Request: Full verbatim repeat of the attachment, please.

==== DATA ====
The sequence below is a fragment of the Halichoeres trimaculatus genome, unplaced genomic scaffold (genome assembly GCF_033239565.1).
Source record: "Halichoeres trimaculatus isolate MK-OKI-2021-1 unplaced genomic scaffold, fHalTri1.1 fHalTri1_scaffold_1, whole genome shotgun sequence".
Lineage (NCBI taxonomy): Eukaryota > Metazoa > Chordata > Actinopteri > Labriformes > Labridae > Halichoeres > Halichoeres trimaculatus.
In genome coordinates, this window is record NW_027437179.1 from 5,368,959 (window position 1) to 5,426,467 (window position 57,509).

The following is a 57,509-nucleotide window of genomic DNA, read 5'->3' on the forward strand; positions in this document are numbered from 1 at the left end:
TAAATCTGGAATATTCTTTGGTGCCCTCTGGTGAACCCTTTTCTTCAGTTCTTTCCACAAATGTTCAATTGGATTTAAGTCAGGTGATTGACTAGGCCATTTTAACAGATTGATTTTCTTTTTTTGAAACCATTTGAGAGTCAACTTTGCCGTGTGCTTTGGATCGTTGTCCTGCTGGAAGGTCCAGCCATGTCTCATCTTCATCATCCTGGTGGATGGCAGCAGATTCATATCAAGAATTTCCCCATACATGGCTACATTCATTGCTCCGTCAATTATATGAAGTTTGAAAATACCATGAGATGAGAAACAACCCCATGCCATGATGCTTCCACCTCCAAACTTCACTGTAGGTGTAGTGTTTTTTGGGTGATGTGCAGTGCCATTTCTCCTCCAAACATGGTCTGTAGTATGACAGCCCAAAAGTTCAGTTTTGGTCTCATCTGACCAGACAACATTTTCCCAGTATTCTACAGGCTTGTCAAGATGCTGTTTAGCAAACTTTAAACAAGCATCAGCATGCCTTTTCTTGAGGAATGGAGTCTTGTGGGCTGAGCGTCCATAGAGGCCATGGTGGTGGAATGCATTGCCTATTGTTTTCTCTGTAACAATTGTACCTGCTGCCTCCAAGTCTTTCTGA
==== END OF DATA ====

The sequence below is a fragment of the Halichoeres trimaculatus genome, unplaced genomic scaffold (genome assembly GCF_033239565.1).
Source record: "Halichoeres trimaculatus isolate MK-OKI-2021-1 unplaced genomic scaffold, fHalTri1.1 fHalTri1_scaffold_1, whole genome shotgun sequence".
Lineage (NCBI taxonomy): Eukaryota > Metazoa > Chordata > Actinopteri > Labriformes > Labridae > Halichoeres > Halichoeres trimaculatus.
In genome coordinates, this window is record NW_027437179.1 from 5,368,959 (window position 1) to 5,426,467 (window position 57,509).

The following is a 57,509-nucleotide window of genomic DNA, read 5'->3' on the forward strand; positions in this document are numbered from 1 at the left end:
TAAATCTGGAATATTCTTTGGTGCCCTCTGGTGAACCCTTTTCTTCAGTTCTTTCCACAAATGTTCAATTGGATTTAAGTCAGGTGATTGACTAGGCCATTTTAACAGATTGATTTTCTTTTTTTGAAACCATTTGAGAGTCAACTTTGCCGTGTGCTTTGGATCGTTGTCCTGCTGGAAGGTCCAGCCATGTCTCATCTTCATCATCCTGGTGGATGGCAGCAGATTCATATCAAGAATTTCCCCATACATGGCTACATTCATTGCTCCGTCAATTATATGAAGTTTGAAAATACCATGAGATGAGAAACAACCCCATGCCATGATGCTTCCACCTCCAAACTTCACTGTAGGTGTAGTGTTTTTTGGGTGATGTGCAGTGCCATTTCTCCTCCAAACATGGTCTGTAGTATGACAGCCCAAAAGTTCAGTTTTGGTCTCATCTGACCAGACAACATTTTCCCAGTATTCTACAGGCTTGTCAAGATGCTGTTTAGCAAACTTTAAACAAGCATCAGCATGCCTTTTCTTGAGGAATGGAGTCTTGTGGGCTGAGCGTCCATAGAGGCCATGGTGGTGGAATGCATTGCCTATTGTTTTCTCTGTAACAATTGTACCTGCTGCCTCCAAGTCTTTCTGA